How does the language that Shakespeare uses when Romeo and Juliet speak to one another when they first meet help readers understand the depth of their love in Romeo and Juliet?

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When Romeo and Juliet first meet, the language is poetic and full of depth.  This reinforces the idea that the lovers are star-crossed and meant to fall in love.

Before he meets Juliet, Romeo is severely depressed.  His girlfriend dumped him, but his friends make him go out.  He does not want to go to a party.  Yet once there, he sees a girl and instantly finds a few choice metaphors.

O, she doth teach the torches to burn bright!...

Did my heart love till now? Forswear it, sight!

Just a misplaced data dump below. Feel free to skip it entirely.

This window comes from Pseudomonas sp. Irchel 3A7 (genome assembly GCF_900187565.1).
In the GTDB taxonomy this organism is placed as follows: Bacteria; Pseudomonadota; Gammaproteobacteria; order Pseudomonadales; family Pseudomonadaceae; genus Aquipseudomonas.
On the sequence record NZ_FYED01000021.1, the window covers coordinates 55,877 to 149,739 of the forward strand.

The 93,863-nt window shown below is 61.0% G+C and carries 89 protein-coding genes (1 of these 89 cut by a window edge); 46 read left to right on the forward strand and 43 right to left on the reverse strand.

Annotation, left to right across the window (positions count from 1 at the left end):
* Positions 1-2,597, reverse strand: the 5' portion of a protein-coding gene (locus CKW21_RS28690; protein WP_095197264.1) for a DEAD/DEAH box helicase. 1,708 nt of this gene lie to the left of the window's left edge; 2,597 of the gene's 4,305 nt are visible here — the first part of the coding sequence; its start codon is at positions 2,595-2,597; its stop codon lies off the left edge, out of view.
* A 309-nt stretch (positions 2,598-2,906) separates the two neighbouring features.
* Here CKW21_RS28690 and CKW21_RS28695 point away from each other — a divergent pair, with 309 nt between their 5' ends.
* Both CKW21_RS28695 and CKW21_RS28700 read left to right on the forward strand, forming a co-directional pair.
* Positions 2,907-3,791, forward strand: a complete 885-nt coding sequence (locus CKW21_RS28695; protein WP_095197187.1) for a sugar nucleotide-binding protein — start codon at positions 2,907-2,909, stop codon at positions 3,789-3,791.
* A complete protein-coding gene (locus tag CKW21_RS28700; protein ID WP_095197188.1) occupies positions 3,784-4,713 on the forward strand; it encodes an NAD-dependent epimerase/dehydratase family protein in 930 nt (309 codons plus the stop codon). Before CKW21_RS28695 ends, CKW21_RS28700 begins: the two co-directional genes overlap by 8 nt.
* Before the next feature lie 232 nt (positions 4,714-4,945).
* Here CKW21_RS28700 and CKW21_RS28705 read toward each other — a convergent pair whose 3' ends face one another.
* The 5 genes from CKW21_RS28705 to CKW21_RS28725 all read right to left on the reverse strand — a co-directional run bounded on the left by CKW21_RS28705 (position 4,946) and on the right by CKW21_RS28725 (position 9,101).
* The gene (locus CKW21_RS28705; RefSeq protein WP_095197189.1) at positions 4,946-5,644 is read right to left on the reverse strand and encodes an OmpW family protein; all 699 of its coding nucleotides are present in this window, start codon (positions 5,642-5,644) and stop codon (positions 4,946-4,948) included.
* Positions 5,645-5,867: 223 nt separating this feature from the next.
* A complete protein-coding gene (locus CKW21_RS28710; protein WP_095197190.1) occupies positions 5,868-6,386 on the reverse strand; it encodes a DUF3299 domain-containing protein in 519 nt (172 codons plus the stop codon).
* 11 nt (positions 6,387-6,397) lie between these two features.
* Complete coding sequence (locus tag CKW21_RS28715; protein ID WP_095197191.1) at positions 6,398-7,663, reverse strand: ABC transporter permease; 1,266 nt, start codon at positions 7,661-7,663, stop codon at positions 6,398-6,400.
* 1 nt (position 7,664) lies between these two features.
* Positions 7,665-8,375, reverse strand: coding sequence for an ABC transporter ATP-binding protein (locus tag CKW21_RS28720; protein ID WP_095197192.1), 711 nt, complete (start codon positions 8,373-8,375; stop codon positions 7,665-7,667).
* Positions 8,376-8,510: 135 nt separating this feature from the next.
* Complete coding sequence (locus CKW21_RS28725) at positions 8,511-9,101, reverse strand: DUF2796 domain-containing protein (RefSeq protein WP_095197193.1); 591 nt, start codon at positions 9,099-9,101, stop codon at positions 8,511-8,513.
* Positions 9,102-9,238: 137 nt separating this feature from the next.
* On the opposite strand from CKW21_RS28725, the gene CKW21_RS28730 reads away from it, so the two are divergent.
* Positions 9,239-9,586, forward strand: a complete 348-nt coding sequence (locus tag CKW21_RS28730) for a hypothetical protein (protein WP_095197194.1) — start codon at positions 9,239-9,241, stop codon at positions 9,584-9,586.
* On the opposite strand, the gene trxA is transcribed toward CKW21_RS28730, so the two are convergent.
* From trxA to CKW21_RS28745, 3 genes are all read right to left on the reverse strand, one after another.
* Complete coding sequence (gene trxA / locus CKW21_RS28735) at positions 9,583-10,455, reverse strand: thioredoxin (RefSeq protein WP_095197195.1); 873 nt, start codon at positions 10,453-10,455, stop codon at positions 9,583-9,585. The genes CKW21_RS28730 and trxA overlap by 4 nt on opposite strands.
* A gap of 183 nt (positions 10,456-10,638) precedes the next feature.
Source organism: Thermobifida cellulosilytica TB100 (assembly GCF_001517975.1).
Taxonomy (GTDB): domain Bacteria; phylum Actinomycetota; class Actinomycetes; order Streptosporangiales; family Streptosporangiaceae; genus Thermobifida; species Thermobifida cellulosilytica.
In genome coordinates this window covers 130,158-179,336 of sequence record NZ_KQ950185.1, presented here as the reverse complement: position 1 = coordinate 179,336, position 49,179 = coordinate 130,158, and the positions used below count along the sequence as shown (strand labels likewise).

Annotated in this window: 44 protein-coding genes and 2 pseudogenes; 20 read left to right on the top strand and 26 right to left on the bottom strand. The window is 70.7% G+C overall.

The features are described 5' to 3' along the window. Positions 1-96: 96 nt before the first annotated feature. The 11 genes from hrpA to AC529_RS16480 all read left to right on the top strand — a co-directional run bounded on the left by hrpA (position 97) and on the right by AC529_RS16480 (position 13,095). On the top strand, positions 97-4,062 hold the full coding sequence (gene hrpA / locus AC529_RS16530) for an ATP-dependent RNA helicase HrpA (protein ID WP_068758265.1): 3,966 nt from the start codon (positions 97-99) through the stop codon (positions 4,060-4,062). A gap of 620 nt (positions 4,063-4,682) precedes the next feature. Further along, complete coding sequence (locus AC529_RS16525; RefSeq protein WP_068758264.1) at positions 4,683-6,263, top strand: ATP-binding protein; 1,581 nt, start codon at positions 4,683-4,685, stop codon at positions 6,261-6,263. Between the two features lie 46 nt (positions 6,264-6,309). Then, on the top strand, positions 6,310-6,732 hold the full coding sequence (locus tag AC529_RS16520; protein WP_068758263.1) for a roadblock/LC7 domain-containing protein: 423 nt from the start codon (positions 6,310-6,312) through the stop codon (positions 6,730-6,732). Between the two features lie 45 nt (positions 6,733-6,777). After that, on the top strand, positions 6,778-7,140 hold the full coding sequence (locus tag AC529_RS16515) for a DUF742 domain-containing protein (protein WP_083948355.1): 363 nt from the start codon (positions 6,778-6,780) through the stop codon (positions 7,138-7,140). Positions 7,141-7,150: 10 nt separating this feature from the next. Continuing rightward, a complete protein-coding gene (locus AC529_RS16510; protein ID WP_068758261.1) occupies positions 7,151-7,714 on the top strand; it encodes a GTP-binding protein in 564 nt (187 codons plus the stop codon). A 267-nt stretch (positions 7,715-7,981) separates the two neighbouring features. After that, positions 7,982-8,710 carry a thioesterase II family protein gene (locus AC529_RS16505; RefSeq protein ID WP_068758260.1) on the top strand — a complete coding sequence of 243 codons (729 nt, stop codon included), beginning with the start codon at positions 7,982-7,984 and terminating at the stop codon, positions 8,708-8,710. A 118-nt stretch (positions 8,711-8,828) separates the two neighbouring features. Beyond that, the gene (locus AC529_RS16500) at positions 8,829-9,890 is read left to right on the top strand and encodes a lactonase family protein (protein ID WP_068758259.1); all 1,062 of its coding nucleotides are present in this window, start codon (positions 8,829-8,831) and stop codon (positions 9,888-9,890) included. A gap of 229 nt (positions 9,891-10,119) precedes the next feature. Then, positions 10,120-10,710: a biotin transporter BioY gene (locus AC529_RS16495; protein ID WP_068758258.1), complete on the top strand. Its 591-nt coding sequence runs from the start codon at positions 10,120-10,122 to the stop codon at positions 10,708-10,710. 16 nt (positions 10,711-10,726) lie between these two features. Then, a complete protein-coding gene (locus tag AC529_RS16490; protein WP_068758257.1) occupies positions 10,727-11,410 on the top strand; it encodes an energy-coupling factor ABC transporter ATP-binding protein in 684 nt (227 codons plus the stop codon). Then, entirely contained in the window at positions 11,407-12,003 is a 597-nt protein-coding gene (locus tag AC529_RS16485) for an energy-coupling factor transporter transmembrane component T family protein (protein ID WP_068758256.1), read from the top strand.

For I ne'er saw true beauty till this night. (Act 1, Scene 5)

Romeo is instantly in love.  He forgets about every other girl.  He thinks only of this girl he has never met before, whose name he does not know.

When Juliet sees Romeo, she seems to share his feelings.  We know because they immediately exchange poetry.  Her first words to him are a figurative response to his opening lines, the beginning of a sonnet.

Good pilgrim, you do wrong your hand too much,

Which mannerly devotion shows in this;

For saints have hands that pilgrims’ hands do touch,

And palm to palm is holy palmers’ kiss.(Act 1, Scene 5)

In Shakespeare's day, poetry was the language of love.  A young man would write the young lady a sonnet to show he cared.  The fact that Romeo and Juliet write poetry together, off the cuff, in the way they talk to each other not only reinforces that they have fallen in love at first sight but also establishes them as star-crossed.  They are immediately on the same wavelength, because they were meant to be together.

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